By Curtis Erskine and Bobby Harrington
We want to keep bringing our focus back to the importance of intentionality this week.
The point of being intentional is to do something with purpose and not leaving the outcome up to chance or fate. Being intentional means that you have a specific outcome in mind and that you are taking specific, logical steps in order to achieve that outcome.
Therefore, we not only intentionally attempt to form relationships and make disciples, but we intentionally attempt to produce a specific outcome when we make disciples of Jesus.
But what is that outcome?
Initially, when I (Curtis) was first learning about being a Jesus-style disciple maker, I would have answered that the specific outcome of making disciples of Jesus was to produce disciples that are conformed into the image of Jesus. In fact, Paul wrote that in the life of the believer God works all things toward the purpose of his followers being “conformed to the image of his Son.” (Romans 8:28-29)
However, I am a naturally inquisitive person who believes that no questions are off-limits, so as I continued to personally study discipleship, I asked myself the question of, “Why? Why is it so important that we are conformed into the image of Jesus?”
*Intentionality is the theme of the National Disciple Making Forum Oct. 5-6th in Nashville
One day while studying Ephesians, I got the first inkling of an answer to that question. Paul wrote in Ephesians 4:21-24.
You heard about Christ and were taught in him in accordance with the truth that is in Jesus. You were taught, with regard to your former way of life, to put off your old self, which is being corrupted by its deceitful desires; to be made new in the attitude of your minds; and to put on the new self, created to be like God in true righteousness and holiness. (Ephesians 4:21-24)
I distinctly remember reading that passage in Ephesians one day and realizing that Paul wrote “…created to be like God,” instead of “…like Jesus.”
I was obviously familiar with the concept of believers being conformed into the image of Jesus from verses like Romans 8:28-29, but I had never put two and two together. Of course, Jesus is God the Son and is referred to in Scripture as the perfect image of God. Therefore, if believers are conformed or re-created into the image of Jesus, then we would also be conformed into the image of God (which is what we were originally created to be).
I sat there, stunned, and wondered, “Why didn’t anyone ever teach me that in church? That makes so much sense.” This was also the first moment that I fully realized that we are saved for more than just escaping Hell. I realized for the first time that God was saving us in order to return us to our original state, back to His original design!
Because I was studying discipleship at the time, I also recognized that the first sentence in that passage of Ephesians was referring to being a disciple of Jesus; knowing and keeping His words, teachings, commands, and example. This then was also the first time that I equated being a disciple of Jesus with being re-conformed into the image of God. Which again, makes complete sense. If as disciples of Jesus we are to be conformed into His image through imitating and obeying Him, and He is the perfect image of God, then the obvious result would be re-conformity into the image of God.
Moreover, given that man’s original purpose was to magnify the glory of God by bearing His image in His perfect creation, it is through imitating and obeying Jesus that believers once again fulfill that original design.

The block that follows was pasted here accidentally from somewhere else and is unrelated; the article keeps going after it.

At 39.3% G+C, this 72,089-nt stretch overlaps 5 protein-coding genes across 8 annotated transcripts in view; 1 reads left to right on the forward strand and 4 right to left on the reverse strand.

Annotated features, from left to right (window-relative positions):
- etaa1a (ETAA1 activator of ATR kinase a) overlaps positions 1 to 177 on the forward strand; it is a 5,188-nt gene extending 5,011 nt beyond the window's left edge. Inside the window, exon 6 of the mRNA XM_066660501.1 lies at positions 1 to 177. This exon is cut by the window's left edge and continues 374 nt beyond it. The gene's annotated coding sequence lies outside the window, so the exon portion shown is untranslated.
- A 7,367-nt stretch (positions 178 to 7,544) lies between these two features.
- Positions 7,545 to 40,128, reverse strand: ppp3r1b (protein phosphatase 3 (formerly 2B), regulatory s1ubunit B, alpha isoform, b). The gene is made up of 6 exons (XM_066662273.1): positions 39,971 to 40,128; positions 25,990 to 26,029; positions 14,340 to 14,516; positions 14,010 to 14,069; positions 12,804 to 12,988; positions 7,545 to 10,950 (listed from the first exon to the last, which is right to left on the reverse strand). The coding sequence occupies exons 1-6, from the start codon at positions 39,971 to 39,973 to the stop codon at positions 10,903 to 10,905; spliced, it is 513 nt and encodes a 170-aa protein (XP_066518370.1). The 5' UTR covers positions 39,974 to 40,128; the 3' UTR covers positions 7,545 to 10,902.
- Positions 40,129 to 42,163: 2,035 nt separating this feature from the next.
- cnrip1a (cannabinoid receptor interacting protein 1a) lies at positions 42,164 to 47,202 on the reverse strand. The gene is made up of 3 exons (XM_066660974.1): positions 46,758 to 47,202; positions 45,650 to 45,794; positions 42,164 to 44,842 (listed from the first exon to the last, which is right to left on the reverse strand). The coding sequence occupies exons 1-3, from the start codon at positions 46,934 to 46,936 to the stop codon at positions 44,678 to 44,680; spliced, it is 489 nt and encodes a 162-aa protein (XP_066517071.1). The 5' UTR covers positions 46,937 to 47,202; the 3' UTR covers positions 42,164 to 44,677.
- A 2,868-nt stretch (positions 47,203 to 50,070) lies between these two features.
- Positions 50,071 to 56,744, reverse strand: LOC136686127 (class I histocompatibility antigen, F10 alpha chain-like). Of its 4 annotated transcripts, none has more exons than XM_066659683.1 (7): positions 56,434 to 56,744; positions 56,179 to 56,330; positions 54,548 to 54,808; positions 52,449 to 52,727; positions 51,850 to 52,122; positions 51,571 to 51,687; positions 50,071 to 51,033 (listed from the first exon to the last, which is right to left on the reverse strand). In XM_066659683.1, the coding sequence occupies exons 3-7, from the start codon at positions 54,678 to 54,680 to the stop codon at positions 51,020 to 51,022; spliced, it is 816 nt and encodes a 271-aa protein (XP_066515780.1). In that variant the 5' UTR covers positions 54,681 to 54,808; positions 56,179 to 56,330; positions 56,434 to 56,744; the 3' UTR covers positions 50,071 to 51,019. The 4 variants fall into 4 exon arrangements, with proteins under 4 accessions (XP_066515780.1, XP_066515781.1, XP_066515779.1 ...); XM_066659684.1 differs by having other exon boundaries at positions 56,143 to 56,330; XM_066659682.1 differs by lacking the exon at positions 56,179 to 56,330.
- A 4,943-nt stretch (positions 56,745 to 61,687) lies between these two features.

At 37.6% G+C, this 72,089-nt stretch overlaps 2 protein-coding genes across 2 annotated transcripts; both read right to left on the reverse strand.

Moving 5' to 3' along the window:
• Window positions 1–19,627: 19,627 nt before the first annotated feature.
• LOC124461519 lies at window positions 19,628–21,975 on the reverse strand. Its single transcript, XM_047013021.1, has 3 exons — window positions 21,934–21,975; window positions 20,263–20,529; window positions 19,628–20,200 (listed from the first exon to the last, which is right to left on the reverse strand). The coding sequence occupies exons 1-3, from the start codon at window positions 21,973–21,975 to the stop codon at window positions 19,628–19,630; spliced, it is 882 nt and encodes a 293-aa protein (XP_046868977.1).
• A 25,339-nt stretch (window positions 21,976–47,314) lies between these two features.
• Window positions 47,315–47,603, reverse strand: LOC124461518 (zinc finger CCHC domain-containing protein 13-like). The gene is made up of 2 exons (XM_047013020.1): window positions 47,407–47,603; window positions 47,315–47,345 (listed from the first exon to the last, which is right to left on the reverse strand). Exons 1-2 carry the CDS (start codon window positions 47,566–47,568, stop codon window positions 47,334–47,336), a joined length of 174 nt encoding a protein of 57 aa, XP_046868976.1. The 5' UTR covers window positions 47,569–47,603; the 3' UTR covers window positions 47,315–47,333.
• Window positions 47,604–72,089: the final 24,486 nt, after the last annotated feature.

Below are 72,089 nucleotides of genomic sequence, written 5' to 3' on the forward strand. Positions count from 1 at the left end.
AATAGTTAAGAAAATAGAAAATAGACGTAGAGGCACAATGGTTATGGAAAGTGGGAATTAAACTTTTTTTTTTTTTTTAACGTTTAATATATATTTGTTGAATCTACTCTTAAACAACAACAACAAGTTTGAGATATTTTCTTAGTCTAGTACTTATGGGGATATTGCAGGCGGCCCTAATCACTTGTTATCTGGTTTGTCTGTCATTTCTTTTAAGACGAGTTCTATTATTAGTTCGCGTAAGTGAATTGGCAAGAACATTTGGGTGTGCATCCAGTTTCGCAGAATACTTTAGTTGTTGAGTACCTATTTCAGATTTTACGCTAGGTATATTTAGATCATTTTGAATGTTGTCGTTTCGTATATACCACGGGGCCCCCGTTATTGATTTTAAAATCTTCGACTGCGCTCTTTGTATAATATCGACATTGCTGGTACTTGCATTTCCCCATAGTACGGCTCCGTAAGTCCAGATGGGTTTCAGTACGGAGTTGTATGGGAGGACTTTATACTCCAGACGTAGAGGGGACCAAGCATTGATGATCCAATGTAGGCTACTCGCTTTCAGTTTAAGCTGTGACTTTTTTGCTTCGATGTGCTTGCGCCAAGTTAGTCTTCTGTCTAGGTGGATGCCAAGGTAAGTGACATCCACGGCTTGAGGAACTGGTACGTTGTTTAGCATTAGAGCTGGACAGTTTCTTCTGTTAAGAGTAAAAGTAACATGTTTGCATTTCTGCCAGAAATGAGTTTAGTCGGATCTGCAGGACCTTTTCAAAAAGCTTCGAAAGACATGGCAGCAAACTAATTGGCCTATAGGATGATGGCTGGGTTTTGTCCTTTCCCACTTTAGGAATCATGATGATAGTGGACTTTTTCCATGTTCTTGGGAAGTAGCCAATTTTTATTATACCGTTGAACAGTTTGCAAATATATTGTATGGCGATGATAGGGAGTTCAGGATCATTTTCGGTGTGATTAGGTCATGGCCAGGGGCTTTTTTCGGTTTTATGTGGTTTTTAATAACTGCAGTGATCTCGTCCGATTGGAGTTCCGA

Over the last few years, I have been specifically studying this concept of being re-conformed into the image of God through imitating and obeying Jesus as His disciple. I discovered that the church fathers clearly taught the concept as well as famous theologians and Christian thinkers such as: Calvin, Wesley, Bonhoeffer, Lewis, and Tozer. More importantly, the idea of disciples of Jesus being conformed into the image of Jesus/God is all throughout the New Testament.
However, I also kept asking myself, “What would it look like if we intentionally aimed for the outcome of re-conformity into the image of Jesus/God? What if we taught everyone that re-conformity was the outcome for which we were aiming? How would that change how we make disciples?”
One thing we need to consider is that Jesus clearly taught that a high price would be required of those who were willing to imitate and obey Him as His disciple:
If anyone comes to me and does not hate . . . even their own life—such a person cannot be my disciple. And whoever does not carry their cross and follow me cannot be my disciple. . . those of you who do not give up everything you have cannot be my disciples. (Luke 14:26-33)
In my opinion, if we are going to ask people to “hate their own life, carry their cross, and give up everything” in order to become a disciple of Jesus, then we probably owe them a good explanation as to why they should do so. What, exactly, should they give up? What, exactly, is to be achieved as a result and how should they go about achieving that result?
Therefore, I believe that one of the greatest acts of intentionality we can carry out when being and making disciples of Jesus is to understand and teach that the ultimate end goal of being a disciple of Jesus is to be re-conformed into the image of God—which is what we were created to be, originally.
Additionally, if we explain that it is only through imitating and obeying Jesus (through the power of the Holy Spirit) that we are conformed into His image, this provides clear and concise steps toward achieving that intentional goal.
*This material is drawn from Curtis Erkine’s forthcoming book, Re-Created to be Like God: Making Disciples in Jesus’ Image to be published by Discipleship.org this summer.